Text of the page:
We then finished a sumptuous breakfast and shot a few pictures outside. It was our 2nd cold but cloudless morning during our trip. There was a local Sami reindeer herder at the hotel who does a 4hr reindeer tour at around 11am. As our flight back to Oslo was at 2pm, we skipped the tour but I captured an image of him with his lead animal.

Sami reindeer herder (Nikon D800E; 29 mm; f8; 1/400 sec; ISO 100)

The trio did a bit of sledding while I was capturing some of the scenery around the property.

Trio on sleds in front of Sorrisniva (Nikon D800E; 20 mm; f8; 1/400 sec; ISO 100)

We loaded the car at 11 and drove to the Alta Museum. The trio went inside and I was looking for any photo opportunities. They finished the tour at noon and we refueled the car and dropped it off at the airport. The flight to Oslo took off right on time at 2 and landed at 430pm. As the choice vegetarians at the Gardermoen Bed & Breakfast was rather limited, we decided to have dinner at the Peppes Pizza next to the baggage claim at the airport. The 2 pizzas, 2 beers, 2 coffees, and a hot chocolate set us back 520 NOK (about US$62). After dinner, we called the hotel to send us a shuttle. It came promptly and we reached the hotel at around 8pm. After some hot chocolate and fruits in the hotel lobby, we got to our room and repacked the stuff, took care of a few calls, email, whatsapp and FB posts and went to bed.

The trio were on an 8am flight next morning to Bangalore via London and they checked out and left just before 6am. My Icelandair flight was at 2pm and I left the hotel by the shuttle at 11. The flight was on time and the 757 landed at Reykjavik at about 330pm. My connecting flight was at 445pm. The boarding area for the flight to Seattle was a zoo. There were about 5 US flights leaving at around the same time and I estimate that there were about 700 people in the small area. The flight was a few minutes late and the 7.5 hr flight back home was uneventful.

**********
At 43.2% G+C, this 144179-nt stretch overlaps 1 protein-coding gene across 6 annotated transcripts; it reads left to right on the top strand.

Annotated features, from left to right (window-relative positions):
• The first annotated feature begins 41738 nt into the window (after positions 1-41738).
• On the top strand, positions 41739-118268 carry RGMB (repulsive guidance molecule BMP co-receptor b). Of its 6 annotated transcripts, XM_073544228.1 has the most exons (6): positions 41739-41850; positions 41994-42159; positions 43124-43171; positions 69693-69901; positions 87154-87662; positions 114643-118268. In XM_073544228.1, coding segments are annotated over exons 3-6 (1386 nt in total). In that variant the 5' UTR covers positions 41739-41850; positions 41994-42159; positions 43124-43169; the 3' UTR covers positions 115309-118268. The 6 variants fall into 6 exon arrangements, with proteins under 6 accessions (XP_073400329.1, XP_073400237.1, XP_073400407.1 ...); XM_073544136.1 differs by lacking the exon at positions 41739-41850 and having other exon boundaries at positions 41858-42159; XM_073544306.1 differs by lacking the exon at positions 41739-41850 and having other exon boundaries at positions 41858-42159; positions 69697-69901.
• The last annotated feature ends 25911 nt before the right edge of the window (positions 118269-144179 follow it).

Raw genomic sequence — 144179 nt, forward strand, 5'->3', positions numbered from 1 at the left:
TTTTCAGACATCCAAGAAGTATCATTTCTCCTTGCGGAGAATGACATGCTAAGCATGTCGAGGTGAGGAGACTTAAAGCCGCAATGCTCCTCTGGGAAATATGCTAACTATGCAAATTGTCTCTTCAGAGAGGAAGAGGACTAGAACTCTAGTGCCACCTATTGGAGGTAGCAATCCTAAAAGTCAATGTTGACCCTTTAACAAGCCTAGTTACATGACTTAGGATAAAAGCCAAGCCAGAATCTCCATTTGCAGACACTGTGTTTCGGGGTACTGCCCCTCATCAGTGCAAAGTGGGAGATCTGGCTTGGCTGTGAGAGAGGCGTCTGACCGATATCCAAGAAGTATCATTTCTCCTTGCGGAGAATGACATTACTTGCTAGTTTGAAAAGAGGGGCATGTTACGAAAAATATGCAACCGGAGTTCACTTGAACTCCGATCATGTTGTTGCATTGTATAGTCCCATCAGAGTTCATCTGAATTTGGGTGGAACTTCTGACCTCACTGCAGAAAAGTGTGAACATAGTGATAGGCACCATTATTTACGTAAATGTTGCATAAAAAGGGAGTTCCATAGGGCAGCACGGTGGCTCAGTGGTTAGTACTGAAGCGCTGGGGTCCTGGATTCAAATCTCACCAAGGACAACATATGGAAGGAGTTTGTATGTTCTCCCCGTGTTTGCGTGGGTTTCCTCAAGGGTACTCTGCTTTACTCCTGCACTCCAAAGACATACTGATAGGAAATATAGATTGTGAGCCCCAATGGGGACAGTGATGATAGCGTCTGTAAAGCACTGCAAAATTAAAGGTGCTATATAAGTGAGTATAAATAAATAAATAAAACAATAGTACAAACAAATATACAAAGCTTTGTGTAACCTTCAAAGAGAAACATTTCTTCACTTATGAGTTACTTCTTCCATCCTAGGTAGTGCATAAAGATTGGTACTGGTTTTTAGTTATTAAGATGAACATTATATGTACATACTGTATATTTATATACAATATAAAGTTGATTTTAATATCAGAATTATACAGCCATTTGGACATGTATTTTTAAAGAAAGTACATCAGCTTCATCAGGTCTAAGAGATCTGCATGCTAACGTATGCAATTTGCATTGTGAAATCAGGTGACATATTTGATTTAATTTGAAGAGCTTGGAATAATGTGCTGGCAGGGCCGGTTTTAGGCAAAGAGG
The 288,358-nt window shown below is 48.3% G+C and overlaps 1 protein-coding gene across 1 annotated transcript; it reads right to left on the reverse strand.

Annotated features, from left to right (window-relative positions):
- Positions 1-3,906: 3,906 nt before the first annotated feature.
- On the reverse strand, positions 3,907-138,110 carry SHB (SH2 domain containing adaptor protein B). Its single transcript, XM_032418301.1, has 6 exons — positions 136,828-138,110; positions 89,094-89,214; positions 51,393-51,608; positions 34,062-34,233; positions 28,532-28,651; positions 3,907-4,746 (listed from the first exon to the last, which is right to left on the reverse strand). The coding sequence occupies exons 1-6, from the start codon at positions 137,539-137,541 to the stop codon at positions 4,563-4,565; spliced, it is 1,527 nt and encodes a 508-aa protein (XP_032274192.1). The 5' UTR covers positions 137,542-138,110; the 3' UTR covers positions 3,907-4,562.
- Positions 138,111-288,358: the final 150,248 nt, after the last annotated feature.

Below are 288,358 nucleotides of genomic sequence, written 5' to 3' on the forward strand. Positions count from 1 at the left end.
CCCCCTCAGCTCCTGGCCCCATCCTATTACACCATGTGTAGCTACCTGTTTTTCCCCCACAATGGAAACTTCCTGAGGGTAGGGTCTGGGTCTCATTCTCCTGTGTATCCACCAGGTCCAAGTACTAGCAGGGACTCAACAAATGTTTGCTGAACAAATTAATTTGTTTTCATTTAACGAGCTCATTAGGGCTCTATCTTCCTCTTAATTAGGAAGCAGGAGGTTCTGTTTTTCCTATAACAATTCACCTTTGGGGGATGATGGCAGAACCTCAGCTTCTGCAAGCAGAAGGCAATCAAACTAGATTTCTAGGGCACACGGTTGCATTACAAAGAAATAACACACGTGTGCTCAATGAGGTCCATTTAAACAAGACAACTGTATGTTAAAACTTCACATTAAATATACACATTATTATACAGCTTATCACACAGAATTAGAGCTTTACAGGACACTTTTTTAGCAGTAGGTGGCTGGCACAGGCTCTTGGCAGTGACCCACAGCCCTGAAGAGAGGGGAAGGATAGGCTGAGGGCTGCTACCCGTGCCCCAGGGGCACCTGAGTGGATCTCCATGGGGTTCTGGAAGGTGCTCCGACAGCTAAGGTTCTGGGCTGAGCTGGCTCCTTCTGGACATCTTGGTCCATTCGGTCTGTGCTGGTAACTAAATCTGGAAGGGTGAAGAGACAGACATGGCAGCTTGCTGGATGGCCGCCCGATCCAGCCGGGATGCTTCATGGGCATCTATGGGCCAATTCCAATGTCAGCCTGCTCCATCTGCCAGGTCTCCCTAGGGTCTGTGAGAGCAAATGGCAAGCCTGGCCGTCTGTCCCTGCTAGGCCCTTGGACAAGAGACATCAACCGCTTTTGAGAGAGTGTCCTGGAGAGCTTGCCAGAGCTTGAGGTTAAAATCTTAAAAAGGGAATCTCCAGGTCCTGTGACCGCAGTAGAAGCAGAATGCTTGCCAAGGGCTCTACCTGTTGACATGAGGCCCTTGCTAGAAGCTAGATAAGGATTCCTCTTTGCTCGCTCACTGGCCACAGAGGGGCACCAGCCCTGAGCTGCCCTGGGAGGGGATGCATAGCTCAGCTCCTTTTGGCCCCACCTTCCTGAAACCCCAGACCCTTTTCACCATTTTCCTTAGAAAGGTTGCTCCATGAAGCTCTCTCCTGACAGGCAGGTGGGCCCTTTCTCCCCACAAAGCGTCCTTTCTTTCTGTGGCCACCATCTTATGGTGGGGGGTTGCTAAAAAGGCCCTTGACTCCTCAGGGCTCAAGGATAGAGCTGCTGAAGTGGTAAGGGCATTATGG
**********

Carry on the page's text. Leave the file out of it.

Northern Norway Winter

Northern Norway is a terrific region to experience Arctic Winter and the Northern Lights. Although it is in the Arctic Circle, it is 20 to 30 degrees warmer compared to places in Alaska (e.g. Fairbanks) at similar latitude. Most of time we were there, the temperature was in the high 20s. Tromso and Alta were 5 to 10 degrees colder compared to Lofoten. The advantage of visiting the area in Feb or March is that you have 8+ hours of daylight and get the opportunity to view the Northern Lights. It is also less crowded and relatively less expensive. Winter weather is always unpredictable and due to heavy cloud cover throughout our stay in Lofoten, we only experienced the Northern Lights for 2 nights. An unintended side benefit was that we got decent sleep most nights.

Rental Car

All the areas we visited were stunning. As photography was key factor, we rented a car that gave us maximum flexibility. Norway does an amazing job of snow removal that we had no snow/ice issues. Although renting a 4×4 in Northern Norway is impossible, the station wagons we got had excellent studded tires and automatic transmission. While I took care of navigation, Dash did a bang up job of driving. We got full insurance. Don’t be penny wise and pound foolish. Although extra insurance cost us about US$20/day, every penny was worth it. In Iceland, when we returned the car, the rental car guy identified 2 minor scratches on the hood of the car. Most likely the scratches were there when we picked up the car. The charge to fix the scratches were close to US$2000. Luckily, with the full insurance package we obtained when we booked via, we got 100% reimbursed. Full insurance will give you stress free driving on the winter roads.